Digital identity

Going back to 2011, I can see myself checking my emails in an Internet Cafe in a small town in Transylvania. That was my very first online presence. After moving to Canada, I created a Facebook account to be able to stay in contact with my friends and family from home. It was a great way to share pictures and have a sense of belonging. When I became familiar with messenger and Skype, I thought they were the BEST things ever, and they still play an important role in my life. Through messenger, I can stay in touch with my sister living in Hungary, not my parents though, since they cannot see themselves being able to get used to smartphones. But in 2008, they did buy a laptop which makes it possible for us to see each other on Skype. I wish they switched to smartphones so they are not tied to being home connected to their Wifi.

As we can see, it takes time for each generation to make the move and face the embarrassment of not knowing everything. This was exactly what made me apply for the Master’s Certificate Program in Educational Technology. I saw my kids being online, using various devices without knowing what they were doing. As a parent, I felt awkward and unsafe. I knew I needed to become what the Commonsense Media encourages us, parents to be for our children: role models who can teach their children good habits through using online media together, as well as keeping a healthy balance by keeping distractions to a minimum and turning social media off. My question is how can we educators help the parents who are in a position where I was a couple of years ago? With our very high immigrant population, not all parents are familiar with ways of teaching their children how to be responsible digital citizens. Knowing this, the pressure is even higher, that us, educators need to take this very seriously and teach our students how to develop their positive digital identities.

As Matt Bresciani and Trevor Kerr highlighted in their presentation “What role should schools play in teaching digital citizenship?” “Just as you teach your students the rules of society, it is imperative that you teach them the rules of the digital world, and how to be safe and responsible with technology.” – Mike Ribble

Listening to Daina Seymour and Allison Boulanger’s video on digital identity, made me think of the types of my own online identity. Searching my own name actually made me nervous. I wasn’t sure what I was going to find. Having a common name made finding information on me a little confusing. Certainly all the Educational Technology classes I have taken from Dr. Alec Couros, made me look at the online world from a different point of view, through a more educated and cautious lens. If anyone looked me up, they would see me as an open identity who shares authentic thoughts. Being a shy person, sharing online, outside of the circle of my friends is definitely out of my comfort zone. I also have the audience identity, using different media platforms, as well as content identity, providing carefully crafted content as part of my Educational Technology classes.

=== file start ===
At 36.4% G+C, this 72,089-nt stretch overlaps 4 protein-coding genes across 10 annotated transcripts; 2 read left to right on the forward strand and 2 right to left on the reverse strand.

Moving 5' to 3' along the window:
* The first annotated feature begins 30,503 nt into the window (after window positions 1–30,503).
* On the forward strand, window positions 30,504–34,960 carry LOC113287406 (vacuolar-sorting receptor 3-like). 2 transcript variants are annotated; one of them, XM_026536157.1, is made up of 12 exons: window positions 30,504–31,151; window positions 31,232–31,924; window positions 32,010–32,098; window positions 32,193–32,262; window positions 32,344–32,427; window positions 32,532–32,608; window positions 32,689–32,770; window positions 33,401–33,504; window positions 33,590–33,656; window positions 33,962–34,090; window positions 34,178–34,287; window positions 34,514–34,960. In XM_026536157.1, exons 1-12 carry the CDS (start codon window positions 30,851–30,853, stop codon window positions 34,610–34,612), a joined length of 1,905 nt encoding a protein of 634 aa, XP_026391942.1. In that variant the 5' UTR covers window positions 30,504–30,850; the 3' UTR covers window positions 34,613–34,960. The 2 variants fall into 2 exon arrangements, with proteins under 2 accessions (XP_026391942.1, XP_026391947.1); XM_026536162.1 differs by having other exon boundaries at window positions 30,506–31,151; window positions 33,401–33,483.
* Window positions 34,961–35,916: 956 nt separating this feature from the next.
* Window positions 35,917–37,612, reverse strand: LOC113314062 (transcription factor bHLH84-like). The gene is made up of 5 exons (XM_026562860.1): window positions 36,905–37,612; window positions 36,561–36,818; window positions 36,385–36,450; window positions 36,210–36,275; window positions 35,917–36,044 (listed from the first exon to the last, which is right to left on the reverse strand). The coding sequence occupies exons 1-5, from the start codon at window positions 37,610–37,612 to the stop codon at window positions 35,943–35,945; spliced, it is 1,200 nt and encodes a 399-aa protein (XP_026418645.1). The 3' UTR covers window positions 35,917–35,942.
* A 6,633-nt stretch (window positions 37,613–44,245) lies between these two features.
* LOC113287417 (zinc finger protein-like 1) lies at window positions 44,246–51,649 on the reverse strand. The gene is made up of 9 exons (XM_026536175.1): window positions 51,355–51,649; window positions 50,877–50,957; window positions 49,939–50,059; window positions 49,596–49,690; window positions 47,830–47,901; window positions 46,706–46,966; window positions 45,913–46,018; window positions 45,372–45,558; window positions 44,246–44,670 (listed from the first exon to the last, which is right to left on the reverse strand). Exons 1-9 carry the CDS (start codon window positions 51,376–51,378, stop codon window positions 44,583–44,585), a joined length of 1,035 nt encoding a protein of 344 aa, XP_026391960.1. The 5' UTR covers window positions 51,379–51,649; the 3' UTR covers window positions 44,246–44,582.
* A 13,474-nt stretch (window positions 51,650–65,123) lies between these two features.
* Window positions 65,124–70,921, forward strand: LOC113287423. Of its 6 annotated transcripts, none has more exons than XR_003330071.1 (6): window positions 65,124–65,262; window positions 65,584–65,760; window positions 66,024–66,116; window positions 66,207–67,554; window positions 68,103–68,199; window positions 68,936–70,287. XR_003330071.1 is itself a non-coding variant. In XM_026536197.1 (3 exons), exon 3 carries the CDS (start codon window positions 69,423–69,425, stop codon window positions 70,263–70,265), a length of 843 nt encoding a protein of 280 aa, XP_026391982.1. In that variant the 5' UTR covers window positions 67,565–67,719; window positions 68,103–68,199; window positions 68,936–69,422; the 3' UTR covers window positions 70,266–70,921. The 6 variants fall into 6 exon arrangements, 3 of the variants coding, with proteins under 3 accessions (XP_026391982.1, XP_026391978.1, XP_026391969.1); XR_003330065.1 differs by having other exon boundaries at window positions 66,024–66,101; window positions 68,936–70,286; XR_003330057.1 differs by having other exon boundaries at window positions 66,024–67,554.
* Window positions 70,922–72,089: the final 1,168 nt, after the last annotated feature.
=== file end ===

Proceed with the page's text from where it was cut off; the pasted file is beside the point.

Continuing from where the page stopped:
Although I am familiar with both students and adults having multiple accounts within the same platform, I never felt the need for having a spam account. Instagram users often dedicate one account to their business, and have a separate personal account. At the RTC Convention 2019 George Couros asked a classroom teacher for his twitter handle and his reply was “which one: my personal or my teacher one?” George Couros replied: “You should have one twitter handle.” advising people that what happens at a Roughrider’s Game, stays at a Roughrider’s Game. Even when you go to a Roughrider’s Game, with everyone snapping pictures and posting them immediately, you might have to watch what you’re doing. When I hear about the spam accounts, the ‘finsta’ accounts, I think this is like a survival mode. People are trying to create a safe space for themselves, where they can show their true selves without being judged. Can this be truly trusted though, with the option of taking screenshots of everything and re-posting things? So, I personally agree with George Couros on having our main focus on building and keeping a positive online digital identity.

One thought on “Digital identity

  1. Hi Melinda, I agree that our job with teaching online identity reaches beyond the classroom. I think a good start is that we share those resources with parents such as Commonsense Media, or sites like Snopes, or PolitiFact. It would be nice to create a broader community for parents to access experts such as teachers. (We may need them to get on Twitter! :))

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